During the next few decades, oil replaced coal as a source of energy and tankers soon formed a major portion of the world fleet. Until 1950, however, most of them were designed to carry petroleum and other refined products. Refineries were generally located close to the fields where crude oil was found. But political and technical developments encouraged the oil industry to move their refineries closer to the markets and this led to an increase in demand for tankers designed to carry crude oil rather than refined products.

In 1950 the standard sized oil tanker was the "T2" tanker, some 620 of which were built in the United States between 1942 and 1946. The tanker equivalent of the famous Liberty ship, many T2 ships were sold after the end of hostilities and formed the backbone of many fleets. They had a deadweight of 16,000 tons and many were still being used in the 1960s.

By the middle of of the 20th Century, with the oil boom growing in order to keep up with soaring motor car production, a tanker of around 25,000 ton was a big one. With the main oil producers concentrated in the Middle East and the main consumers being concentrated in the West, the overall size of tankers was generally limited by the maximum that could use the Suez Canal, about 30,000 tons gross. The maximum size of tankers changed after two periods of closure of the Suez Canal - the first in 1956 after the Suez Crisis and the second in 1967 after the Six Day Way between Israel and Egypt. After the Canal was closed, oil brought from the Middle East to the West had to be carried by the longer route around South Africa. As a result, tanker sizes began to grow significantly, a process that was to continue until the end of the 1960s. In 1959 the 114,356 dwt Universe Apollo became the first tanker to pass the 100,000-ton figure: within a decade ships five times that size were being planned. Thus a new generation of tanker was born, the VLCCs (Very Large Crude Carriers) and the ULCCs (Ultra Large Crude Carriers).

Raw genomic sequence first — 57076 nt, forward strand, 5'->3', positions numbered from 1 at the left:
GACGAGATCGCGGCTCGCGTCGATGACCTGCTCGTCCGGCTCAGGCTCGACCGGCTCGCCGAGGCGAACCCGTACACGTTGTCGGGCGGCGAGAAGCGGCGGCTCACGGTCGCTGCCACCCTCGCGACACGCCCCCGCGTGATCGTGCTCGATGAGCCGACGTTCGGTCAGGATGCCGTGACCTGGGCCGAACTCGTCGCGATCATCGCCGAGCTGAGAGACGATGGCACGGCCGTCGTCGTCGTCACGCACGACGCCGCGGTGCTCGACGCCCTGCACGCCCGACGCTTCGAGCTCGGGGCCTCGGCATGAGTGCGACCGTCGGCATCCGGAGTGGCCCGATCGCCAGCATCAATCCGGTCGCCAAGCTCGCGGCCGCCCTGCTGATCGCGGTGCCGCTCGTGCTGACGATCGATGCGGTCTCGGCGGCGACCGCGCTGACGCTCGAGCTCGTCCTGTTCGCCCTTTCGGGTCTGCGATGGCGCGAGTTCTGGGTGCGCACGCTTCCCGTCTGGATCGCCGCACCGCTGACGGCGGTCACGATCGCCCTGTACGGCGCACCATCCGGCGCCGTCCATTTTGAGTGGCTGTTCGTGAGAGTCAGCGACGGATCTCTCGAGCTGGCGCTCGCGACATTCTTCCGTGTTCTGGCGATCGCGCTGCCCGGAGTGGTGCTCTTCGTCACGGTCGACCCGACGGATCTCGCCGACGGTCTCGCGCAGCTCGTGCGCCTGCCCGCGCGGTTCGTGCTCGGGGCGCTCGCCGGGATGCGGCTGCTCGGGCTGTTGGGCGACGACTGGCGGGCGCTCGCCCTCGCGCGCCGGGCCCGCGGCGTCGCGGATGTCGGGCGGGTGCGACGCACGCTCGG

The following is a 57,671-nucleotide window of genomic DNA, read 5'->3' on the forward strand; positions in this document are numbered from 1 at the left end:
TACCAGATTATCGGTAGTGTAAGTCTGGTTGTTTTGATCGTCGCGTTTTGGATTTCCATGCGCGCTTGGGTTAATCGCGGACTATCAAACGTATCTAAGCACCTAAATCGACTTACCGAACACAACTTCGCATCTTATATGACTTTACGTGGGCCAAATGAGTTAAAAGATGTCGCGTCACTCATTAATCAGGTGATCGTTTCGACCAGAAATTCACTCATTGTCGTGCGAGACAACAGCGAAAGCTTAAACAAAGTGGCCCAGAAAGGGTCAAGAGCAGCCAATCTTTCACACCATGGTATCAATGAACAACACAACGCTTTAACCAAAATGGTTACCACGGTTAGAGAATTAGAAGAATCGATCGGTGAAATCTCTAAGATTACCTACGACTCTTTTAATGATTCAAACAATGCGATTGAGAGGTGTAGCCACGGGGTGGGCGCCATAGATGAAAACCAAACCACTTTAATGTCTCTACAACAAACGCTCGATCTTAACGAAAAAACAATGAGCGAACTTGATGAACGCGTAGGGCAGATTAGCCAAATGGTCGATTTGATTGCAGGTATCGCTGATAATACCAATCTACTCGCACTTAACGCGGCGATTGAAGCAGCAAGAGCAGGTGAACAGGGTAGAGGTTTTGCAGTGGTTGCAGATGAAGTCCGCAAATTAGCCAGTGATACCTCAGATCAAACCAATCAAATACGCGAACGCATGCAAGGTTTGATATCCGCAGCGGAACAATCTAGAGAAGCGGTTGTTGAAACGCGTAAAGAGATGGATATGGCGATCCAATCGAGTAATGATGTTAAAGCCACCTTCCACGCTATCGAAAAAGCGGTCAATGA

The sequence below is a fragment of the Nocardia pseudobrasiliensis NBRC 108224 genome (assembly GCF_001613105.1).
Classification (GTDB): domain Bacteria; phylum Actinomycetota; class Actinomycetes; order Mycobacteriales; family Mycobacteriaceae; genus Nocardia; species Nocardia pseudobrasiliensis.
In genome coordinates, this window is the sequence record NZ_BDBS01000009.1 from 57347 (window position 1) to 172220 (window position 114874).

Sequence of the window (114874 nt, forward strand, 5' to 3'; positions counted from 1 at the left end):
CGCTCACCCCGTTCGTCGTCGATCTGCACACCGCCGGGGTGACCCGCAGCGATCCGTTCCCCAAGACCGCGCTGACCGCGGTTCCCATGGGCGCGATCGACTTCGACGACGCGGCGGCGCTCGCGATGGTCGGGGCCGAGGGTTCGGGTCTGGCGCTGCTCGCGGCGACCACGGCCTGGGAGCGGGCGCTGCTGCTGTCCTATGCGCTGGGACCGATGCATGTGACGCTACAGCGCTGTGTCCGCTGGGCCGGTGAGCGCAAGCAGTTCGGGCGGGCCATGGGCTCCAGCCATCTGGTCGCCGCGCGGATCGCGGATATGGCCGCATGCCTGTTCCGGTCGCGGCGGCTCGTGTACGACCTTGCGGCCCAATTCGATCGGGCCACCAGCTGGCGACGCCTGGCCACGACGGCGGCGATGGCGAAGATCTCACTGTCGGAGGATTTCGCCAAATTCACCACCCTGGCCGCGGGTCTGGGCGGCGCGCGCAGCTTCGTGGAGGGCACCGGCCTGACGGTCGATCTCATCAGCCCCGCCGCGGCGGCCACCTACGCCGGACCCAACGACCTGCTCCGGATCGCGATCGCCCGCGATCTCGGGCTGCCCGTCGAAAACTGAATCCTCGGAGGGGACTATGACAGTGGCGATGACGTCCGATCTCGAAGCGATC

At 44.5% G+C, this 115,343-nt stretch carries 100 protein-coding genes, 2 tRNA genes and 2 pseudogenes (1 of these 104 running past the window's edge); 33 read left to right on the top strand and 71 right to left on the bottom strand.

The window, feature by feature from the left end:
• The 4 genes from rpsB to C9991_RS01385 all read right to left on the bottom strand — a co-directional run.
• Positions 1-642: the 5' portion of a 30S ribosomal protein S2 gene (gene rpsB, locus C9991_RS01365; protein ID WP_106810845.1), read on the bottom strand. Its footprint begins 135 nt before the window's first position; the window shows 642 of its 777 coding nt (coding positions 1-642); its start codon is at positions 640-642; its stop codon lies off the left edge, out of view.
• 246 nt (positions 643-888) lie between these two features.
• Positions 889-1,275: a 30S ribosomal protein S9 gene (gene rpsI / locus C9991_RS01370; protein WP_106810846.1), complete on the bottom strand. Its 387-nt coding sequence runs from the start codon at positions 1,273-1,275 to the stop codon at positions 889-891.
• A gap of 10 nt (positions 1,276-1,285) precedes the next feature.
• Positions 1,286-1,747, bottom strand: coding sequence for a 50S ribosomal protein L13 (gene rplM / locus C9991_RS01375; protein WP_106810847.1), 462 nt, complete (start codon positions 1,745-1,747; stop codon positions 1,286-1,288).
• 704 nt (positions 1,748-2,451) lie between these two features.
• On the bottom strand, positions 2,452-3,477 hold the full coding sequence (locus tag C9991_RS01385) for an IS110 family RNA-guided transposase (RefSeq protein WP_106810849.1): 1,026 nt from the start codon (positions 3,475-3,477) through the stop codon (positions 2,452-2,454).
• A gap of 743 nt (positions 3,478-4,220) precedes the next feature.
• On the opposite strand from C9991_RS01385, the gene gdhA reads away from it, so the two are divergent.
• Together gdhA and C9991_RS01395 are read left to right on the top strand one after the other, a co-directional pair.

Other innovations, including safe tank venting, inert gas systems, crude oil washing, sophisticated engine room control systems and satellite navigation all have had a significant impact on the safety and efficiency of tanker operations. One of the most significant innovations in recent years has been the double hull design, which became mandatory from the early 1990s. International regulations will lead to the phase-out of single hull tankers within the next 10 years.